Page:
418

+ "\n",


419

+ "If the variable type is N uncertainty ranges, then each uncertainty range is sampled as usual, and each response surface is constructed as usual. \n",


420

+ "\n",


421

+ "**Method 2: Single Response Surface (Ignore Modes)**\n",


422

+ "\n",


423

+ "A second way is to create a single response surface. This is typically only possible with N uncertainty ranges type of problems, because the parameter value is continuous, but it is only certain regions that are of interest. This approach is illustrated below.\n",


424

+ "\n",


425

+ "Essentially, this approach does away with any special treatment of modes. "


426

+ ]


427

+ },


428

+ {


429

+ "cell_type": "code",


430

+ "execution_count": null,


431

+ "metadata": {},


432

+ "outputs": [],


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+ "source": []


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+ }


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+ ],


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+ "metadata": {


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+ "kernelspec": {


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+ "display_name": "Python 3",


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+ "language": "python",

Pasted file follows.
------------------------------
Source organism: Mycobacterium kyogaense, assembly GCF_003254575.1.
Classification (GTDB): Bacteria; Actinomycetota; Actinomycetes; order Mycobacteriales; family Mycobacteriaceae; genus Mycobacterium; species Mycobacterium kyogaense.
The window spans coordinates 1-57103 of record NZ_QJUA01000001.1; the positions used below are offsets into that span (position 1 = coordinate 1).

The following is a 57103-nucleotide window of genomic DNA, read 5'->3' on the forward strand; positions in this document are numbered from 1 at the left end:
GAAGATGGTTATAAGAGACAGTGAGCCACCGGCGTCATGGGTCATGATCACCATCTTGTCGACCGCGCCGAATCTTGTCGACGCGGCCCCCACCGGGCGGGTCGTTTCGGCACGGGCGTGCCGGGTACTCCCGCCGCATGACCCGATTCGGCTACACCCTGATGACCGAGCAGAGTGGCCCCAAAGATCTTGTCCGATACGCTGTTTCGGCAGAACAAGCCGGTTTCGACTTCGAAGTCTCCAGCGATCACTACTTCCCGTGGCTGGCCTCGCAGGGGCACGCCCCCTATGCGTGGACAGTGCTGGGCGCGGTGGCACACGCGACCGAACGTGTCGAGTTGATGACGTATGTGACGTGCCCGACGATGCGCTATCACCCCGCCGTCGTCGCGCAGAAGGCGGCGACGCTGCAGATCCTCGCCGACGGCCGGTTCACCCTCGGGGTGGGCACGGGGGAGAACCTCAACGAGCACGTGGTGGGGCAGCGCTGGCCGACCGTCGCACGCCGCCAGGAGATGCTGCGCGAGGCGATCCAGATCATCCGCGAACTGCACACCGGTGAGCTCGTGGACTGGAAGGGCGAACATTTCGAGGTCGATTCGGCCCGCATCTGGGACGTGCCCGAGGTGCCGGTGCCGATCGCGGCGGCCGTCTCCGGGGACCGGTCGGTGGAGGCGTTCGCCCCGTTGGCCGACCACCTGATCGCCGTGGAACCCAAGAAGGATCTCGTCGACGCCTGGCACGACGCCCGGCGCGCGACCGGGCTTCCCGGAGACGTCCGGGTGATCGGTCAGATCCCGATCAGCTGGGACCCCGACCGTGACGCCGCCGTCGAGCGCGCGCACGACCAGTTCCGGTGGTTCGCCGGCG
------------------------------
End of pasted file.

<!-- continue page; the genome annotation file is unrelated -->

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+ "name": "python3"


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+ },


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+ "language_info": {


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+ "codemirror_mode": {


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+ "name": "ipython",


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+ "version": 3


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+ },


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+ "file_extension": ".py",


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+ "mimetype": "text/xpython",


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+ "name": "python",


450

+ "nbconvert_exporter": "python",


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+ "pygments_lexer": "ipython3",


452

+ "version": "3.6.3"


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+ }


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+ },


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+ "nbformat": 4,


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+ "nbformat_minor": 2


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+}